by Xinhua writer Xue Yanwen
BEIJING, March 8 (Xinhua) -- Today, natural gas keeps homes across the village of Liangjiahe warm and cozy. Around half a century ago, it was a different story: families still relied on open fires.
"In the past, the environment was not good. For generations, even firewood was a rarity across our barren mountains," said Liu Jinlian, villager of Liangjiahe in Shaanxi Province, northwest China.
For generations, people eked out an existence on the unforgiving Loess Plateau in northern Shaanxi Province. It was this harsh environment that struck the future president of China.
In 1969, 15-year-old Xi Jinping arrived in Liangjiahe under a campaign that saw tens of millions of urban educated youth live and work in the countryside.
This small village was where Xi took his first steps on a professional journey that would see him rise to president.
In 1974, Xi joined the Communist Party of China (CPC) and became the Party secretary of Liangjiahe.
"Why did we make him our Party secretary? He was good at planning and finding solutions, he was well-educated, and he was tough in the face of hardship and good at farm work," said Liu.
As Liangjiahe village Party secretary, Xi spearheaded a series of initiatives that benefited villagers, shaping him into "the man of the people."
After he took up his post, the first thing he did was to build a dam. At that time, floods from the mountain often washed away the farm soil. He worked day and night to build the dam, carrying stones and digging the ground. When the dam was completed, the soil moved by the floods settled in the fields, and the land became more fertile.
After taming the waters, Xi turned his eyes to fire. He decided to build a methane tank, which could provide villagers with gas for their cookers and lights.
"Back then, some of the older generation were set in their ways. They said, 'how could it be possible to start a fire by digging a tank and storing up some manure?'," said Shi Chunyang, a villager who helped with the project.
Xi traveled to Sichuan to learn about the province's building techniques. On his return to Liangjiahe, he found out practice was harder than theory.
"The digging of the first methane tank was difficult," Xi recalled, "The water around the tank kept rising, but there was no sign of gas. The problem turned out to be a blocked pipe. When we finally cleared the obstruction, the pipe splashed manure over my face. Immediately, gas started leaking, so we quickly connected the pipe to the stove. An over 30-cm high flame rose up above our methane stove."
"In Liangjiahe, we lit up the first biogas lamp in the whole of Shaanxi Province. We all cooked and got lighting with methane. Biogas digestates were also ideal fertilizers for our farmland," said Shi.
Following these successful projects, Xi set up a sewing workshop, where women would make clothes for their fellow villagers; a consignment store, where the community could buy and sell groceries and other products; a classroom, where villagers learned to read and write; and a mill, with equipment donated by Xi, that could be used by everyone.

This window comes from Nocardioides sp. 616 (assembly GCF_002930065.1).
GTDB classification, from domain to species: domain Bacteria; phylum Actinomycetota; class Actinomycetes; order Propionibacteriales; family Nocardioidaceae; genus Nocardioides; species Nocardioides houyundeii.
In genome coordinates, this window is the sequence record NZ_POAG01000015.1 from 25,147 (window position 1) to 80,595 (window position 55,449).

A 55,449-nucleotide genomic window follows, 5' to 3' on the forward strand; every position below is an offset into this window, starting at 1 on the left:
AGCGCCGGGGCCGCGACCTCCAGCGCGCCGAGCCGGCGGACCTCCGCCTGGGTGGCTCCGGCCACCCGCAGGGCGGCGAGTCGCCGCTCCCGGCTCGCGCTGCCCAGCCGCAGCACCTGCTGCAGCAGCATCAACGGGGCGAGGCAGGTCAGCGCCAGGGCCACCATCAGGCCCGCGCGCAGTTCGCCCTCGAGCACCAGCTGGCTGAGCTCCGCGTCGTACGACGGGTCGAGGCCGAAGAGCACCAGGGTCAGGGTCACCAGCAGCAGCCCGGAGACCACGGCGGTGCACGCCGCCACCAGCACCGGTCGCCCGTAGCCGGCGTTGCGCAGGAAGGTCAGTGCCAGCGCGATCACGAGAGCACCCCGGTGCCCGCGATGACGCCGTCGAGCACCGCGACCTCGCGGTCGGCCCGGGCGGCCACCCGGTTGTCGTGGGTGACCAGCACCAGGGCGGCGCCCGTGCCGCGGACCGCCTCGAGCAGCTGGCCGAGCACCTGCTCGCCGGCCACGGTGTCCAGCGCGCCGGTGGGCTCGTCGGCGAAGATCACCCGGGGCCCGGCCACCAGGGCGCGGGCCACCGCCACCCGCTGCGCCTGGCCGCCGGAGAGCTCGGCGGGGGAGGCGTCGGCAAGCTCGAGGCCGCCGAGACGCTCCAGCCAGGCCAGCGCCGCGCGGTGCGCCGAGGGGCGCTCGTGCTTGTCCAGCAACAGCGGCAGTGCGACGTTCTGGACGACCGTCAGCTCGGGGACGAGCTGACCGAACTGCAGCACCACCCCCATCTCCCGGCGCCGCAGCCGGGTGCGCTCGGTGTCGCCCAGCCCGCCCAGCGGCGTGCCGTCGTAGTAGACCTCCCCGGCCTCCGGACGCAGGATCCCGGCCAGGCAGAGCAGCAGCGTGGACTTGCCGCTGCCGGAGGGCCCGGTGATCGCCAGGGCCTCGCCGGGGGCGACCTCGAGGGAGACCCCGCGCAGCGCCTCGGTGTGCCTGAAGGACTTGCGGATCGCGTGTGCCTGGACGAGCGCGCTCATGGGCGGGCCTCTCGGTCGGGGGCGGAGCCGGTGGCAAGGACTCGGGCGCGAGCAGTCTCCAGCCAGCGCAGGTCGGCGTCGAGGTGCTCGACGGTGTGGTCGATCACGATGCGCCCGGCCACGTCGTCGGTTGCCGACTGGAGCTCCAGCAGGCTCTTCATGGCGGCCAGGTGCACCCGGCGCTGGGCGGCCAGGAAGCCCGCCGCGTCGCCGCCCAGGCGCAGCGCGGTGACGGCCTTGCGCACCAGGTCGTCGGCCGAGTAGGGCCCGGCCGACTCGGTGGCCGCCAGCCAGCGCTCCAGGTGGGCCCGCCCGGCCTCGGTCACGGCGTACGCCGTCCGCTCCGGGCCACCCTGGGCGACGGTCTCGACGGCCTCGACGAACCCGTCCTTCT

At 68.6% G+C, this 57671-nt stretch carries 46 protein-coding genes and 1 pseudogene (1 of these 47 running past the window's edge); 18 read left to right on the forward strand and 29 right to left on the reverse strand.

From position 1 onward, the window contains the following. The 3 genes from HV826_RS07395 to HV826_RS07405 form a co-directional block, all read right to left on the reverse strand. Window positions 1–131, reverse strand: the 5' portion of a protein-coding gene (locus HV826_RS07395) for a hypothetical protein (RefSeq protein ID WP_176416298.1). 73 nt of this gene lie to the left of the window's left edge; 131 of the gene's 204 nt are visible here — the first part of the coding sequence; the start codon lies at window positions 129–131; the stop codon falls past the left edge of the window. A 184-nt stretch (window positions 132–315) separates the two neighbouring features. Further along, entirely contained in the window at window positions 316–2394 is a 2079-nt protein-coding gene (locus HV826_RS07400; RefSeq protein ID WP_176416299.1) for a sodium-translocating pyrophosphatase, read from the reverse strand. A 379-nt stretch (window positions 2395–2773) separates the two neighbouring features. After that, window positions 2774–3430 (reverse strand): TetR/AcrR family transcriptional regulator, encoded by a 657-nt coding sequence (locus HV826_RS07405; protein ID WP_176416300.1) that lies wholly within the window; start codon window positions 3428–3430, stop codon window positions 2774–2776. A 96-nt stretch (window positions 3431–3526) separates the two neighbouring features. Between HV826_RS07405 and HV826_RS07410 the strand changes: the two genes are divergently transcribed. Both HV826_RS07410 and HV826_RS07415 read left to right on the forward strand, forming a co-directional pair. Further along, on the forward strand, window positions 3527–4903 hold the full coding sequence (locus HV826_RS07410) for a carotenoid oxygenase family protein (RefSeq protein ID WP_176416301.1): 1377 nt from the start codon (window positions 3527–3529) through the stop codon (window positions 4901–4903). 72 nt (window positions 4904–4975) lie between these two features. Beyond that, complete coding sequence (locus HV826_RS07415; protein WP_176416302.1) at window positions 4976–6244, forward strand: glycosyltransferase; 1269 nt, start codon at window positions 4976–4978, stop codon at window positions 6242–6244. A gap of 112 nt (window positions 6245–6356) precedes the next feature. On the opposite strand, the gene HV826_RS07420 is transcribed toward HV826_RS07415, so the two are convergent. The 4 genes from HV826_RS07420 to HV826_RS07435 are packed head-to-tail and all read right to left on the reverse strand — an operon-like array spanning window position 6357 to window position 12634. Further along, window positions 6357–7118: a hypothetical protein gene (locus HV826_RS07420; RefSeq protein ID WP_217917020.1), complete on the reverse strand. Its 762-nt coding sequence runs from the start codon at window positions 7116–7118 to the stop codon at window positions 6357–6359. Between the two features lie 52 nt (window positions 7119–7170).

Among all the many "educated youth" who came to Yan'an, Xi was the first to become a village Party chief, and he was awarded a motorcycle. He said it was not useful to the village, so he exchanged it for a tractor, a flour-milling machine and a grain thrower. He donated these items to the village to open a mill.
"These items were very helpful for us," said Shi.
"Anything we needed, he did it at once. Everything he did was to benefit the villagers," said Liu.
Xi calls Liangjiahe his second home. Later in his career, he penned an article, writing that he felt perplexed when he came to the "yellow earth " at the age of 15, but upon leaving at 22, he had a firm goal of life and was full of confidence. "As a people's servant, I'm rooted in the northern Shaanxi plateau. This place has cultivated my unchangeable philosophy -- I must do practical things for the people!"
"From Liangjiahe village Party secretary, to general secretary of the Communist Party of China Central Committee, his heart is always with the people," said Shi.
Just like in Liangjiahe, in each of the more than 530,000 villages in China, village Party secretaries are fundamental to the practice of Party's people-centered approach; they must lead the whole village and "do practical things for the people."
After Xi Jinping left Liangjiahe, the baton of office was passed on, and life in Liangjiahe continued to improve. In 2018, Liangjiahe became one of the earliest villages in the region to bid farewell to absolute poverty. In recent years, the per capita annual income of Liangjiahe has exceeded 20,000 yuan (3,088 U.S. dollars), according to Gong Baoxiong, current Liangjiahe village Party secretary.
The years in Liangjiahe sparked a fire in Xi: it ignited the core idea of serving the people, which has guided him throughout his political career, and helped catalyze the country's poverty elimination drive and warmed the hearts of the people.
(Video reporters: Liang Aiping, He Zhanjun, Li Yibo, Yao Youming)